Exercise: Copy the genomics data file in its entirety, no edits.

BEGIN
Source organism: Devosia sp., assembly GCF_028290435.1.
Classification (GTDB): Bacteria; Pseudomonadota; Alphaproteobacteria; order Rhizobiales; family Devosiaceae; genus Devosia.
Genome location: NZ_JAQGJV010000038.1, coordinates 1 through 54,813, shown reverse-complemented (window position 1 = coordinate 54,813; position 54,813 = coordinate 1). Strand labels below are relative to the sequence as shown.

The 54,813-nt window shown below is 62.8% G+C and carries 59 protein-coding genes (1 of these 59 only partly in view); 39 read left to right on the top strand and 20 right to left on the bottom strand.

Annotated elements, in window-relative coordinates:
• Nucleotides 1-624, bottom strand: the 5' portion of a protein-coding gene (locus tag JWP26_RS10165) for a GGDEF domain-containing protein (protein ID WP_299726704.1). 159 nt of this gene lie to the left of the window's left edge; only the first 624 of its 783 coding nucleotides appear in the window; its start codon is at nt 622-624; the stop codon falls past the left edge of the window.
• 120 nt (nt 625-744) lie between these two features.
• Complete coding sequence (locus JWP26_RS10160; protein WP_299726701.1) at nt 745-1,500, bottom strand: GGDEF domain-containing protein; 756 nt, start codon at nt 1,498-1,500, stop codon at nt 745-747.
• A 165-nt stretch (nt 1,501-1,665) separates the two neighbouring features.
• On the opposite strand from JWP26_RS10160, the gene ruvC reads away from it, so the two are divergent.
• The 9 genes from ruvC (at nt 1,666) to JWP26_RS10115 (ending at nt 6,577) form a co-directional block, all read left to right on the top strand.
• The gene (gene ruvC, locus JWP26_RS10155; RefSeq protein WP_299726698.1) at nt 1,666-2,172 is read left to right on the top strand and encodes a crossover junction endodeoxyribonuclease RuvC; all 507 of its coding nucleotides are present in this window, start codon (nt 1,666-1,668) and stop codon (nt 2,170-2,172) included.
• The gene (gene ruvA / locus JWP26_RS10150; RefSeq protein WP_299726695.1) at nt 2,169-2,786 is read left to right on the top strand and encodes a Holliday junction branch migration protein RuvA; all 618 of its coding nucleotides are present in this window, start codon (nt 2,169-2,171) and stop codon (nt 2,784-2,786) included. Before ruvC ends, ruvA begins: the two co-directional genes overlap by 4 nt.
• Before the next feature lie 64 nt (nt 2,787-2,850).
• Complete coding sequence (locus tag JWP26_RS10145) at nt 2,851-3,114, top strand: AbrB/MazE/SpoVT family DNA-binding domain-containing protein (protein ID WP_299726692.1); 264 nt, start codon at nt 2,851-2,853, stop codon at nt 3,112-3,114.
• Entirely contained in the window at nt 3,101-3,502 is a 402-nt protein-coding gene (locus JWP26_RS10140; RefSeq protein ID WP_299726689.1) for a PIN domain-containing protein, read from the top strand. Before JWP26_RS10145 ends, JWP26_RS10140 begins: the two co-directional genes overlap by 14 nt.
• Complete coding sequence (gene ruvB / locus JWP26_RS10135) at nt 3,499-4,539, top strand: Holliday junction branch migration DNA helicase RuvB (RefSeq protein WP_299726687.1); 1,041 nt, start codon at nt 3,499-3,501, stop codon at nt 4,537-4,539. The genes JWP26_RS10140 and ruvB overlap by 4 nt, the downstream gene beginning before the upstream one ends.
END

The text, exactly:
Source organism: Devosia sp., assembly GCF_028290435.1.
Classification (GTDB): Bacteria; Pseudomonadota; Alphaproteobacteria; order Rhizobiales; family Devosiaceae; genus Devosia.
Genome location: NZ_JAQGJV010000038.1, coordinates 1 through 54,813, shown reverse-complemented (window position 1 = coordinate 54,813; position 54,813 = coordinate 1). Strand labels below are relative to the sequence as shown.

The 54,813-nt window shown below is 62.8% G+C and carries 59 protein-coding genes (1 of these 59 only partly in view); 39 read left to right on the top strand and 20 right to left on the bottom strand.

Annotated elements, in window-relative coordinates:
• Nucleotides 1-624, bottom strand: the 5' portion of a protein-coding gene (locus tag JWP26_RS10165) for a GGDEF domain-containing protein (protein ID WP_299726704.1). 159 nt of this gene lie to the left of the window's left edge; only the first 624 of its 783 coding nucleotides appear in the window; its start codon is at nt 622-624; the stop codon falls past the left edge of the window.
• 120 nt (nt 625-744) lie between these two features.
• Complete coding sequence (locus JWP26_RS10160; protein WP_299726701.1) at nt 745-1,500, bottom strand: GGDEF domain-containing protein; 756 nt, start codon at nt 1,498-1,500, stop codon at nt 745-747.
• A 165-nt stretch (nt 1,501-1,665) separates the two neighbouring features.
• On the opposite strand from JWP26_RS10160, the gene ruvC reads away from it, so the two are divergent.
• The 9 genes from ruvC (at nt 1,666) to JWP26_RS10115 (ending at nt 6,577) form a co-directional block, all read left to right on the top strand.
• The gene (gene ruvC, locus JWP26_RS10155; RefSeq protein WP_299726698.1) at nt 1,666-2,172 is read left to right on the top strand and encodes a crossover junction endodeoxyribonuclease RuvC; all 507 of its coding nucleotides are present in this window, start codon (nt 1,666-1,668) and stop codon (nt 2,170-2,172) included.
• The gene (gene ruvA / locus JWP26_RS10150; RefSeq protein WP_299726695.1) at nt 2,169-2,786 is read left to right on the top strand and encodes a Holliday junction branch migration protein RuvA; all 618 of its coding nucleotides are present in this window, start codon (nt 2,169-2,171) and stop codon (nt 2,784-2,786) included. Before ruvC ends, ruvA begins: the two co-directional genes overlap by 4 nt.
• Before the next feature lie 64 nt (nt 2,787-2,850).
• Complete coding sequence (locus tag JWP26_RS10145) at nt 2,851-3,114, top strand: AbrB/MazE/SpoVT family DNA-binding domain-containing protein (protein ID WP_299726692.1); 264 nt, start codon at nt 2,851-2,853, stop codon at nt 3,112-3,114.
• Entirely contained in the window at nt 3,101-3,502 is a 402-nt protein-coding gene (locus JWP26_RS10140; RefSeq protein ID WP_299726689.1) for a PIN domain-containing protein, read from the top strand. Before JWP26_RS10145 ends, JWP26_RS10140 begins: the two co-directional genes overlap by 14 nt.
• Complete coding sequence (gene ruvB / locus JWP26_RS10135) at nt 3,499-4,539, top strand: Holliday junction branch migration DNA helicase RuvB (RefSeq protein WP_299726687.1); 1,041 nt, start codon at nt 3,499-3,501, stop codon at nt 4,537-4,539. The genes JWP26_RS10140 and ruvB overlap by 4 nt, the downstream gene beginning before the upstream one ends.